*due to lack of video evidence you will have to take my word for it.
I could go into detail about his achievements for the Gunners but I suspect any self-respecting football fan is more than aware of his talents and achievements whilst on these shores. For that wonder goal alone, Dennis would slot into my all-time ‘cult’ footballer list with subsequent ease. However, for someone who managed to resurrect a career on a downward spiral to become one of the greatest imports in the history of the English game, score a seemingly unlimited supply of wonder goals and still remain ‘grounded’ with a dedicated attitude towards club and country, Dennis definitely deserves a place in my top three. Truly a dying breed in the modern game, as technical ability seems to be overshadowed by the importance of physicality. Mr Bergkamp for the amount of times you made me urinate uncontrollably at your offerings, welcome to the elite in my all-time ‘cult’ list.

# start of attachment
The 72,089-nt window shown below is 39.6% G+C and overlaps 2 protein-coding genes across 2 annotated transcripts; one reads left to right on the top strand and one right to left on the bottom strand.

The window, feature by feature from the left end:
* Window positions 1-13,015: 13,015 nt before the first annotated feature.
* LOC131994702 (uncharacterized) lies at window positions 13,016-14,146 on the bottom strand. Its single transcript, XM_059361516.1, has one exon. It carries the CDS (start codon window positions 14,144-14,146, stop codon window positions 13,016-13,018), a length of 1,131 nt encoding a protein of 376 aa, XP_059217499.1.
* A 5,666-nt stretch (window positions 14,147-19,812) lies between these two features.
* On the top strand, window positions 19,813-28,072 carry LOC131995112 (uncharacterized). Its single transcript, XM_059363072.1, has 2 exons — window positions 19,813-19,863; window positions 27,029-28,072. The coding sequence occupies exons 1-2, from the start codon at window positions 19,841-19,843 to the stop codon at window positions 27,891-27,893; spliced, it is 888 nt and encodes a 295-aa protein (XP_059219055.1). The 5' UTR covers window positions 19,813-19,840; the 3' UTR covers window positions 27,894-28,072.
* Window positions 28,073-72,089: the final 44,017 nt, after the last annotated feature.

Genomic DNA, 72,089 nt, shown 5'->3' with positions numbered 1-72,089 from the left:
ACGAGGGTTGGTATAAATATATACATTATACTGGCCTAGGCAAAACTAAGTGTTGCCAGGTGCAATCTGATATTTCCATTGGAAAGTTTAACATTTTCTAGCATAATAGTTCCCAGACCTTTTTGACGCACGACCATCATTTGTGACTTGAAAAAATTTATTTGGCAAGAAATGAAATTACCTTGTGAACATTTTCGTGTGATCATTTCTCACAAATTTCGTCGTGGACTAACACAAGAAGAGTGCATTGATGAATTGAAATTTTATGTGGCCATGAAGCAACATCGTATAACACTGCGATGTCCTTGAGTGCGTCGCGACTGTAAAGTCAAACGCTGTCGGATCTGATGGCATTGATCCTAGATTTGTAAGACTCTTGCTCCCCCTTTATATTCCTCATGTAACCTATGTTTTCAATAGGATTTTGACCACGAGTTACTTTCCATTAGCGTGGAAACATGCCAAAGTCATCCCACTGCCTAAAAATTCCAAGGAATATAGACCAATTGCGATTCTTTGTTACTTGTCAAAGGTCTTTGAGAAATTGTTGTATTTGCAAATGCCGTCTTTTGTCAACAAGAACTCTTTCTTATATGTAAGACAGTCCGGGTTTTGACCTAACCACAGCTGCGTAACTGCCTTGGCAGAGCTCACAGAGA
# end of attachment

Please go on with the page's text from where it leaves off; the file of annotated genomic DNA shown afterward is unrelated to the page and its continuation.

Here are some moments for you to drool over…
And who could forget ‘that’ goal against Argentina in World Cup ’98 and that legendary Dutch commentator effectively ‘gooning’ in a commentary box….
“Dennis Bergkamp! Dennis Bergkamp! Dennis Bergkamp! Dennis Bergkamp! Dennis Bergkamp! Dennis Bergkamp! Dennis Bergkamp! Dennis Bergkamp!, Arrrrrgggghhhhhhh!” Jack van Gelder